Spiritual submission: Lucia has excelled in teaching our daughters to ask my opinion about their clothing preferences. She also models this personally; she wants my opinion and input about her clothes. She has trained our daughters to seek my advice, which has served our girls well, and we hope that humility will carry over into their marriages. Spiritual submission and biblical leadership are essential for any marriage or family to function well.

Physical protection: There are the physical dangers of being in the sun. Honestly, I don’t want skin cancer, so I don’t go to the beach without a T-shirt-type swim top. Our entire family has done this for years. I’m not sexually tempting to anyone, and I couldn’t care less about that, but I do care a lot about skin cancer. We all have nice, fitting, and cool-looking swimwear that protects our bodies from the damage of the sun.

Do nothing from selfish ambition or conceit, but in humility count others more significant than yourselves. Let each of you look not only to his own interests but also to the interests of others (Philippians 2:3-4).

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What My Wife Wears

Lucia humbly models an exceptional love for God and others. As we have talked about modesty for this book, our conversations reignited things that are vital to each of us. She told me the other day how she appreciates my input because she does not know how to think like a man. Before our children’s teen years, I did not go in-depth with them about sex, sensuality, and sex-related issues. After they became young adults, we did launch into more detailed discussions. With Lucia, it has been different; I have talked at length with her for multiple decades about sex, sexuality, and temptation. Lucia is my greatest ally and my most effective disciple-maker—as she cares for me, which is why she needs to know about men and sexual temptation.

More importantly, she needs to know about me and my weaknesses, temptations, and failures. Her awareness not only helps her to care for me, but it also helps us as parents to effectively lead and shape our children to live well in God’s world after they mature into independent adults. Thus, what Lucia wears to the beach begins in her heart, and the two main things that control her heart are spiritual and physical carefulness. To put it plainly, she does not want to dress sexually tempting for others, and she does not want to die of skin cancer. Lucia dresses for the beach like the rest of our family. Her humility motivates her to model the expectations she has for her children and her husband.

For us, the beach is about pleasure for our family, function in and out of the water, and modeling a relevant Jesus to those around us. While we want to have a good time and we want to be able to swim with relative ease, we do hope that what we wear does not draw unnecessary attention to ourselves. Drawing attention to ourselves by over-modesty or by giving sneak peeks of our sexuality are not biblical goals. We have one modesty goal, which is to put the beauty of Christ on display. Dressing in a way that the culture interprets as weird does not do that. Dressing in a way that captures the lusty looks of others does not do that. The modesty sweet spot is not to bring positive or negative attention to ourselves through what we wear but to draw engagement through how we interact with our family and the culture around us.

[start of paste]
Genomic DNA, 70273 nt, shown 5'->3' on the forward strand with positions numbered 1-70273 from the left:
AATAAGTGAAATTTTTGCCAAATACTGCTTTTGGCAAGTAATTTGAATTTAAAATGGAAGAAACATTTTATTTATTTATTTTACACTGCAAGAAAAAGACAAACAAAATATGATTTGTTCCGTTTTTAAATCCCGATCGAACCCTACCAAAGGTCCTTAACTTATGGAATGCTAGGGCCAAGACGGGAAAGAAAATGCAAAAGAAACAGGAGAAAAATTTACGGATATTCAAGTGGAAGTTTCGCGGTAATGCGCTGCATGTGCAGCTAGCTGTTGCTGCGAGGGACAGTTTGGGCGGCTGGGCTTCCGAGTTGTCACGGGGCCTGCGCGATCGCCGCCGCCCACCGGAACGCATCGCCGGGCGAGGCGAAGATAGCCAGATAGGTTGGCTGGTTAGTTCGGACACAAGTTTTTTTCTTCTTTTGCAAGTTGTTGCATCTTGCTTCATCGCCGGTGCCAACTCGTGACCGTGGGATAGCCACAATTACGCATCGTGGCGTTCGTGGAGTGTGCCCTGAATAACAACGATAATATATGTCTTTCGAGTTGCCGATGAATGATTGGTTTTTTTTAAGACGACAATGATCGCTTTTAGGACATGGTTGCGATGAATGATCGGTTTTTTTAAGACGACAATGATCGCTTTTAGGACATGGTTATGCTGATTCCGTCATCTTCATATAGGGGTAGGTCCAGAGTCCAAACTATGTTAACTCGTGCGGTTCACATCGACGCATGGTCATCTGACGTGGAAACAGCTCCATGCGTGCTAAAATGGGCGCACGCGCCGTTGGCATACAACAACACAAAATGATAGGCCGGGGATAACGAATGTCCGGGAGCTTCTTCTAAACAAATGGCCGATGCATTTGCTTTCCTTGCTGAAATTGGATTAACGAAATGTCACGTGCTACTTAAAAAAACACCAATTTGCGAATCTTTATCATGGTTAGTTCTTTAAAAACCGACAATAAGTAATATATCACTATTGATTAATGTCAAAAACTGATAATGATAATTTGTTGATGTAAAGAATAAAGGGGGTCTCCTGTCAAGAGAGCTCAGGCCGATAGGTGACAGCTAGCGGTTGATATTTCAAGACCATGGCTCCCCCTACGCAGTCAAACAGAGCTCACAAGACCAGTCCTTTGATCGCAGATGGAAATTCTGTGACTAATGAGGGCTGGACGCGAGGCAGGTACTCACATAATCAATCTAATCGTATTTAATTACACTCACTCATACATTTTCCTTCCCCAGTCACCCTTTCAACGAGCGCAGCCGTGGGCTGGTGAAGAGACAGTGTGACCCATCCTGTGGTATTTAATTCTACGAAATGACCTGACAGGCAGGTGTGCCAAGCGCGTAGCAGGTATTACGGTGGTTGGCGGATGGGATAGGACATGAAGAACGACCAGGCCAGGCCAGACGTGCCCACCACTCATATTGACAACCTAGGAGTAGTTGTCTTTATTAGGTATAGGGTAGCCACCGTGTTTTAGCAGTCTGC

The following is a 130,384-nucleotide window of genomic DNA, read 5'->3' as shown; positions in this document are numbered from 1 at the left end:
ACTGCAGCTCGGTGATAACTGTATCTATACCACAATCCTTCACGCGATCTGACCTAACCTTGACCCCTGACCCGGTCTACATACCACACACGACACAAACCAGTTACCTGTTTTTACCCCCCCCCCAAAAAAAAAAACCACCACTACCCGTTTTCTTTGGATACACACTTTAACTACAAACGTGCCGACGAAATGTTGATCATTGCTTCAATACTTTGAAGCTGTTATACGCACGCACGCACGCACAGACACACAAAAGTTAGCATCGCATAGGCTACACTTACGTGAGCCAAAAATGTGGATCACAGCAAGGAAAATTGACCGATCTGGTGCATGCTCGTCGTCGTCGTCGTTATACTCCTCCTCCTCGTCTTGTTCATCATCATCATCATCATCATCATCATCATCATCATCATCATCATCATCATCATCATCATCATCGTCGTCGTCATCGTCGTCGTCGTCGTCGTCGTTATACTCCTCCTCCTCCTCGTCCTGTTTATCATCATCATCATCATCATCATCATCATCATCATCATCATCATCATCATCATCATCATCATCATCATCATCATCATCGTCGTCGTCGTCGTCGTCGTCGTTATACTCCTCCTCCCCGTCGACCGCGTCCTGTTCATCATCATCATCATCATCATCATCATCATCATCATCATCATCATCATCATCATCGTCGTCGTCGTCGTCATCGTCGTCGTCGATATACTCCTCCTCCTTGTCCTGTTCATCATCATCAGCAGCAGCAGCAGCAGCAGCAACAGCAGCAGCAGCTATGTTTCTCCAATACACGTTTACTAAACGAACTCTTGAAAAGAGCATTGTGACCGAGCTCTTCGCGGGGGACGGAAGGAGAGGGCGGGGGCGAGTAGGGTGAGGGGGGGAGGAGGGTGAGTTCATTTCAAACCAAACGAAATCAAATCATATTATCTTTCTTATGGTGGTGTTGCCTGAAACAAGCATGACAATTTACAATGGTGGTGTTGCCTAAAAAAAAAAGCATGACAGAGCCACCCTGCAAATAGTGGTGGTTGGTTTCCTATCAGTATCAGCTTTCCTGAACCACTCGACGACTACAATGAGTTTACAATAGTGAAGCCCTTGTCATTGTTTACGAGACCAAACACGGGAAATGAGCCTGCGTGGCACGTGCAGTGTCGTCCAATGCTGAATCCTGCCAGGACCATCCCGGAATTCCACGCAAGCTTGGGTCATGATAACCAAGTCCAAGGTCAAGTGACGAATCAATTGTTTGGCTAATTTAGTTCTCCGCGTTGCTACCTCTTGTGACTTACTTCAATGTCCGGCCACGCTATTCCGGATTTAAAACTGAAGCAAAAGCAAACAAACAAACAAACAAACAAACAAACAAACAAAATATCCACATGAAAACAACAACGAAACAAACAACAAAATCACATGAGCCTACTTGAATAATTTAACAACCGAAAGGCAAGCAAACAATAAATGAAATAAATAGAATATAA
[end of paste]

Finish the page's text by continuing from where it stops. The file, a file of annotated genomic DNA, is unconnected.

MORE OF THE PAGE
Call to Action

Modesty is more than a “what we wear” issue; it’s a worldview that plummets the depth of our hearts while extending across the spectrum of all the people within our sphere of influence. How you think about God and others matters most. The foundational ideas of honor, respect, discretion, kindness, love, and humility will determine where you land on the modesty question. You must begin with those character traits before you start addressing your clothing choices. Everything Jesus did poured out of His humility, discretion, love, kindness, and other fruit of the Spirit categories. (See 1 Corinthians 13:4-7 and Galatians 5:22-23.)

  1. When you think about your beach clothes, do you begin with your heart or your clothes? Please explain.
  2. Are the characteristics of your heart humility, love, respect, and discretion? I’m not asking if you have perfected these things, but would you say the presence of these traits characterizes you? One of the ways you can answer this question is by submitting your clothing choices to a trusted, courageous, and loving spiritual friend. Will you do that?
  3. After reading this book, is there anything you need to change regarding your heart or your clothes? If so, what is your specific plan for change? Who will you talk to, asking them to hold you accountable to persevere through what changes you need to make?